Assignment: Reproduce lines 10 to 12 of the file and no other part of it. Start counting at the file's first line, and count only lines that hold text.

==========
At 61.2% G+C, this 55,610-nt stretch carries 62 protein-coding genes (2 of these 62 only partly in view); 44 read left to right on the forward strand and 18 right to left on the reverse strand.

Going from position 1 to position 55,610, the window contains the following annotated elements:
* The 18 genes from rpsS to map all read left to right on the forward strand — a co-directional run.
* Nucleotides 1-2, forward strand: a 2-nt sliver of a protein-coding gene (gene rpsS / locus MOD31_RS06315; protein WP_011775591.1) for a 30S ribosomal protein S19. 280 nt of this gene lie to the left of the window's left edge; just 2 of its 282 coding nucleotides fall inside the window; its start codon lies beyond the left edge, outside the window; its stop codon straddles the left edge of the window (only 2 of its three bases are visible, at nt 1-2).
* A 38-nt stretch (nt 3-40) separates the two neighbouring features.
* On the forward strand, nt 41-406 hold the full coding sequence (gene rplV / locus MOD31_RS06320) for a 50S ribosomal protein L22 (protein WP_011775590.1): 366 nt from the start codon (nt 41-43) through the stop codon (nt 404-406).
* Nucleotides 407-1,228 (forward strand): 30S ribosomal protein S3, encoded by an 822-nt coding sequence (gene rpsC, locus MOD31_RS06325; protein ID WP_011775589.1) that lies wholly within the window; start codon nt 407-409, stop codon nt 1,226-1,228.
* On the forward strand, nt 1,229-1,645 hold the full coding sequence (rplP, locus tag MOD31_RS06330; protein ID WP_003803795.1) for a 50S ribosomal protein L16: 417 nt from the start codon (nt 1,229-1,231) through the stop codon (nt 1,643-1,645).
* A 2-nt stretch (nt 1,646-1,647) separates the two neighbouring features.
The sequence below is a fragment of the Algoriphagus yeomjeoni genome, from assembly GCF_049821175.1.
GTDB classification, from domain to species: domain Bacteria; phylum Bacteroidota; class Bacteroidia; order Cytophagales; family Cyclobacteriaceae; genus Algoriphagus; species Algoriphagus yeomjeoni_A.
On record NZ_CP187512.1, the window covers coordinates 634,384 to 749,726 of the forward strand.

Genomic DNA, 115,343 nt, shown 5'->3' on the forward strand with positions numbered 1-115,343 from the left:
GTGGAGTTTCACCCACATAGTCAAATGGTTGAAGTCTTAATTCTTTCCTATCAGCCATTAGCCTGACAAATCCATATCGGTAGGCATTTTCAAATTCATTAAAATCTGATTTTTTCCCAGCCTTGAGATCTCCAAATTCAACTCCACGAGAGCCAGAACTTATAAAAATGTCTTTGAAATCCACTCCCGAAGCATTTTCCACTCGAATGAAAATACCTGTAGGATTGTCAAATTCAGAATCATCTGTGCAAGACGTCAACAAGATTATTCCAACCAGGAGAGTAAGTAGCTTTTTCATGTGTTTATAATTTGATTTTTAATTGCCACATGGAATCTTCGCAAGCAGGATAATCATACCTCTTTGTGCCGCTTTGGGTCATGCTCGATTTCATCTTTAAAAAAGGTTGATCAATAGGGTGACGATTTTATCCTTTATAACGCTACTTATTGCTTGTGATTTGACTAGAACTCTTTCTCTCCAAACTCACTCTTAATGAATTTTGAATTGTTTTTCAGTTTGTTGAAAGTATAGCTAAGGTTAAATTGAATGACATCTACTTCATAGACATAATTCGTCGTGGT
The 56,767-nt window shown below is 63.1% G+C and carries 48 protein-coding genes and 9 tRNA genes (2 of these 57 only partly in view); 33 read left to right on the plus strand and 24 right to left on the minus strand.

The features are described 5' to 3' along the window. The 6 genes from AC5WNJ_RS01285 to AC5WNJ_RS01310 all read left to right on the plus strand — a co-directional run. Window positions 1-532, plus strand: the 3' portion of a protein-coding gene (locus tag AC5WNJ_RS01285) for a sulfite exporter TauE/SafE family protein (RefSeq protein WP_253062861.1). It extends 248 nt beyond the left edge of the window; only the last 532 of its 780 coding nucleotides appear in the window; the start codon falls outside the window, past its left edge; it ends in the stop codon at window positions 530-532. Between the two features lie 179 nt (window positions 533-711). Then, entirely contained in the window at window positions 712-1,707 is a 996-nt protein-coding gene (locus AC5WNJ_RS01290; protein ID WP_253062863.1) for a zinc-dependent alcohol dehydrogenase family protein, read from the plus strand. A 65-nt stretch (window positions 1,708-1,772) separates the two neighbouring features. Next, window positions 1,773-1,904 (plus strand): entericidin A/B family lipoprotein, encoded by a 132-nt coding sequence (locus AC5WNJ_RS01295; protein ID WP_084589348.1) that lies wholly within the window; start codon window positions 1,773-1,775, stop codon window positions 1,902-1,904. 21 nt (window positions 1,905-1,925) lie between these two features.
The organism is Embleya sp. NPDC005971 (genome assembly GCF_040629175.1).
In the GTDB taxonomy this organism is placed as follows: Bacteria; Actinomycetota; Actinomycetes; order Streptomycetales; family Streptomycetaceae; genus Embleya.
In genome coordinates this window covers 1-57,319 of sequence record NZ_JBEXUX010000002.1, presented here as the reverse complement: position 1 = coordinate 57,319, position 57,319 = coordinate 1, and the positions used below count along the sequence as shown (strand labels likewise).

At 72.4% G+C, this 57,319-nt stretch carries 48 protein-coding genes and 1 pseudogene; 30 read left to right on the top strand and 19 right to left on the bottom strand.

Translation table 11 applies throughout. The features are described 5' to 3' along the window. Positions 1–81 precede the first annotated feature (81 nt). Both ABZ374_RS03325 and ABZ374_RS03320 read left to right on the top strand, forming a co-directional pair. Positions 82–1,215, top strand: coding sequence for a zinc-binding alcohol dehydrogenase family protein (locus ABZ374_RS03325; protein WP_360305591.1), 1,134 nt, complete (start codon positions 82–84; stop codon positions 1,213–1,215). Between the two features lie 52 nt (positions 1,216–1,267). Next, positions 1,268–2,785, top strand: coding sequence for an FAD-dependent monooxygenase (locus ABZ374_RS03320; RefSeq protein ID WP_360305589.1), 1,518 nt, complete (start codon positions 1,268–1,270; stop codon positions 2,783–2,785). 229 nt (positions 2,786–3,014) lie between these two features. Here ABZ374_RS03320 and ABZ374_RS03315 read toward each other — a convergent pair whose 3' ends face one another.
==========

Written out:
The sequence below is a fragment of the Algoriphagus yeomjeoni genome, from assembly GCF_049821175.1.
GTDB classification, from domain to species: domain Bacteria; phylum Bacteroidota; class Bacteroidia; order Cytophagales; family Cyclobacteriaceae; genus Algoriphagus; species Algoriphagus yeomjeoni_A.
On record NZ_CP187512.1, the window covers coordinates 634,384 to 749,726 of the forward strand.